Letters - August 8, 2018

Tory assault on our fire service is deadly

Wednesday, 8th August 2018, 1:17 pm
Updated Monday, 13th August 2018, 11:28 am

In last week’s Gazette, Fire Service Minister Nick Hurd met firefighters at their Chorley training college (pictured).

We don’t know what they spoke about, but firefighters have warned us over and over again of budget cuts and not having enough firefighters left to keep us safe, with the service cut to ribbons.

Fire deaths have increased, as has the amount of time it takes to respond to an emergency.

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Firefighters have seen job losses and the closure of stations. Since the Conservatives took power in 2010, nearly 12,000 front-line jobs have been cut. Scotland has borne the brunt with 1,120 lost, in Wales 300 have been lost, in Greater Manchester, 700, and London 1,400.

In that time 40 fire stations have gone. The Tories have led the longest, most sustained assault on the fire service in its entire history.

The devastating forest fire in Greece was no natural disaster. Cuts to the fire service, firefighting planes grounded, water storage tanks in poor repair and decades of austerity made the Athens fire so deadly.

They heap praise on firefighters after every major incident, yet they do not listen one iota to the professional concerns about the state of an overstretched and underfunded service.

Royston Jones



Where will all the water come from?

I have read about water leaks, usage and the weather.

This is the first drought that we have experienced for several years.

It comes during a period where water companies are completing several flood defence systems to ensure fewer homes and businesses are blighted by constant flooding.

I have long held the opinion that we are not short of water in the UK. We are, however, extremely short in reservoir capacity. With the exception of Kielder reservoir in Northumberland, I’m struggling to think of any major increase in capacity to hold water in recent years.

We are in the middle of a drought year. Yet it is only four months ago that it never stopped raining for weeks. We also had a good fall of snow during the winter and spring.

During this period, our rivers were bank top high with excess water that just flowed out to sea day after day.

Yet here we are struggling for water and a hosepipe ban has only recently been called off.

Reservoirs silt up by natural process year on year, thus reducing capacity to half of what they were built to hold.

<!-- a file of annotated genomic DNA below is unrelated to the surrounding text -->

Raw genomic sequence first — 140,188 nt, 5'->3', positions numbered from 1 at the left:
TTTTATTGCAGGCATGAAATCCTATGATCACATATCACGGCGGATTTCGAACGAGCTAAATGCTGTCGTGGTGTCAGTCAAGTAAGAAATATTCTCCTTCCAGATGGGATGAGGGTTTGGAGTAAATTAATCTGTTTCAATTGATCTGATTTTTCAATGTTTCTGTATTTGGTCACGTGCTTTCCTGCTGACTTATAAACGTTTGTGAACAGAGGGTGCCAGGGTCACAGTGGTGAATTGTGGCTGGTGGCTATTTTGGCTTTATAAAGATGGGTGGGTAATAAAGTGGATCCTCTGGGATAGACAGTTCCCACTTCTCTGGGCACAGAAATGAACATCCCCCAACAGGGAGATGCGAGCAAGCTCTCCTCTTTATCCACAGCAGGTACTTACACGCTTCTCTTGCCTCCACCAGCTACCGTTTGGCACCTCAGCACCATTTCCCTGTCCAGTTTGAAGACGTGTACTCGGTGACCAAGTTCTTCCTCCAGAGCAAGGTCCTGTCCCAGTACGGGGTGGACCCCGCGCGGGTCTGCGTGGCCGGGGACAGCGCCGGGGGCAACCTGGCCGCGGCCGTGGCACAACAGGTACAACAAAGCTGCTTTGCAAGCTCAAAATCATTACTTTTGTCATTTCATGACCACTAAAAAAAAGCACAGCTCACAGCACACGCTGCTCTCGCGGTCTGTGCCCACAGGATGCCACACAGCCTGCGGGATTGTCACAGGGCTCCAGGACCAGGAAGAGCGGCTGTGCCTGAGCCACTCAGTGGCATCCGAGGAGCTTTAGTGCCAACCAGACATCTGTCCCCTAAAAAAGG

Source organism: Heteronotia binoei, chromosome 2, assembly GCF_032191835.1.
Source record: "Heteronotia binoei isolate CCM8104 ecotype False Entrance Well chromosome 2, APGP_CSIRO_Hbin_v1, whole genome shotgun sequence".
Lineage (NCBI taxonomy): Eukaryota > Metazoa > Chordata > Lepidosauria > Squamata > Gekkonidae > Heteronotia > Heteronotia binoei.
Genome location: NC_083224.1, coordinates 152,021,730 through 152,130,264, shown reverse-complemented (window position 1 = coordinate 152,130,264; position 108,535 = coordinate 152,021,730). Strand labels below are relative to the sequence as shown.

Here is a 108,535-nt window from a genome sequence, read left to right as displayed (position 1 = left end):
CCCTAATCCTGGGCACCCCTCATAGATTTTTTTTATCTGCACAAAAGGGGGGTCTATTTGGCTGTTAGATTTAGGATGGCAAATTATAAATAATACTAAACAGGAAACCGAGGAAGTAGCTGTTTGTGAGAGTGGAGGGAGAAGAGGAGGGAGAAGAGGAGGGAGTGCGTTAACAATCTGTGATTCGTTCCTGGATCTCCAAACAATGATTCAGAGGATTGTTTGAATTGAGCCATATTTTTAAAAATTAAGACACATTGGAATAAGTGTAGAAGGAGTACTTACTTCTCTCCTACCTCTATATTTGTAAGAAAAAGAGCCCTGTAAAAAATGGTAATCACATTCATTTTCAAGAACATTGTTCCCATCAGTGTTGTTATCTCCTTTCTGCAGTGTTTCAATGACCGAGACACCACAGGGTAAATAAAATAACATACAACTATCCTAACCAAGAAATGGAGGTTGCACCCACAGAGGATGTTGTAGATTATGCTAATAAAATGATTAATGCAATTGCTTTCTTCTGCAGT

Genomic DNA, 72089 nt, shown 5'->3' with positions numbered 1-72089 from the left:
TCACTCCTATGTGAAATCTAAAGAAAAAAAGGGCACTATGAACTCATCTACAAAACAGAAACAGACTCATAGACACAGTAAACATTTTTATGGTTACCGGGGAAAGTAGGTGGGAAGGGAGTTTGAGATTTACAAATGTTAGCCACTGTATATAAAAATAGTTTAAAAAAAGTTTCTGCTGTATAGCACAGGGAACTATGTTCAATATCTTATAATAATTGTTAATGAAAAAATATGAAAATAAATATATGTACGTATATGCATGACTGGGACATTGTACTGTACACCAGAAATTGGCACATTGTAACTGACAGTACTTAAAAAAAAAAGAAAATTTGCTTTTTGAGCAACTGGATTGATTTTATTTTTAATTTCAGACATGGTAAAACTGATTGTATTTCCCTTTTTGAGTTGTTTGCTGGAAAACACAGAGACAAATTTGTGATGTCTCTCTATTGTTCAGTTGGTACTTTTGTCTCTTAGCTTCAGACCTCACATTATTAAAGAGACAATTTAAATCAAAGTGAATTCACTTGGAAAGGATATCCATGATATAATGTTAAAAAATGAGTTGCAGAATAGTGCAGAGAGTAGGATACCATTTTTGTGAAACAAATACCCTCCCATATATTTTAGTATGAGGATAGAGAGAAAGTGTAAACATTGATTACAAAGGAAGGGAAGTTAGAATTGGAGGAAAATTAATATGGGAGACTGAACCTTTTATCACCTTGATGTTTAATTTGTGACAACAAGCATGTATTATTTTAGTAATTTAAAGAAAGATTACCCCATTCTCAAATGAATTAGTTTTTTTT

If government figures are to believed, 300,000 new homes are to be built every year to meet growing demand. All of these homes will have washing machines and dishwashers, not to mention showers and hosepipes to wash hundreds of thousands of cars.

Yet I’m unaware of any programme of increased holding capacity to meet this growing demand.

Can someone enlighten me as to where all this much needed water will be held to supply all these houses, especially since we are told that long hot summers are to become more of the norm rather than the exception?

Chris Ramus

Address supplied


Fines are getting totally out of hand

I recently read in the paper about a lady being fined for littering.

She had dropped a cigarette end and was ordered to pay the court over £300.

Who are the people who set these outrageous fines? By all means issue fines for littering but let’s not go raving mad. Some people who are put in a position of power tend to abuse it. There seems to be no limit to what they can demand from you.

How long will it be before we get to £1,000 for a minor offence? Things seem to have got out of hand and are getting worse. Some time ago I wrote about the approach of a police state... well it’s looking like I was right. I am in my eighties so one good thing looking to the future is the thought of dying doesn’t seem as bad - it’s the only way to escape these abuses.

Name and address 


Barry’s still making all of us Chuckle

Imagine the scene as the hearse arrives carrying Barry Chuckle’s coffin.

The pallbearers step forward and ease out his coffin from the hearse, each saying to one another ...

“To me!” “To you!”

Thanks for the laughs, Barry. Even when dead you can still make us chuckle.

Neil Swindlehurst

Via email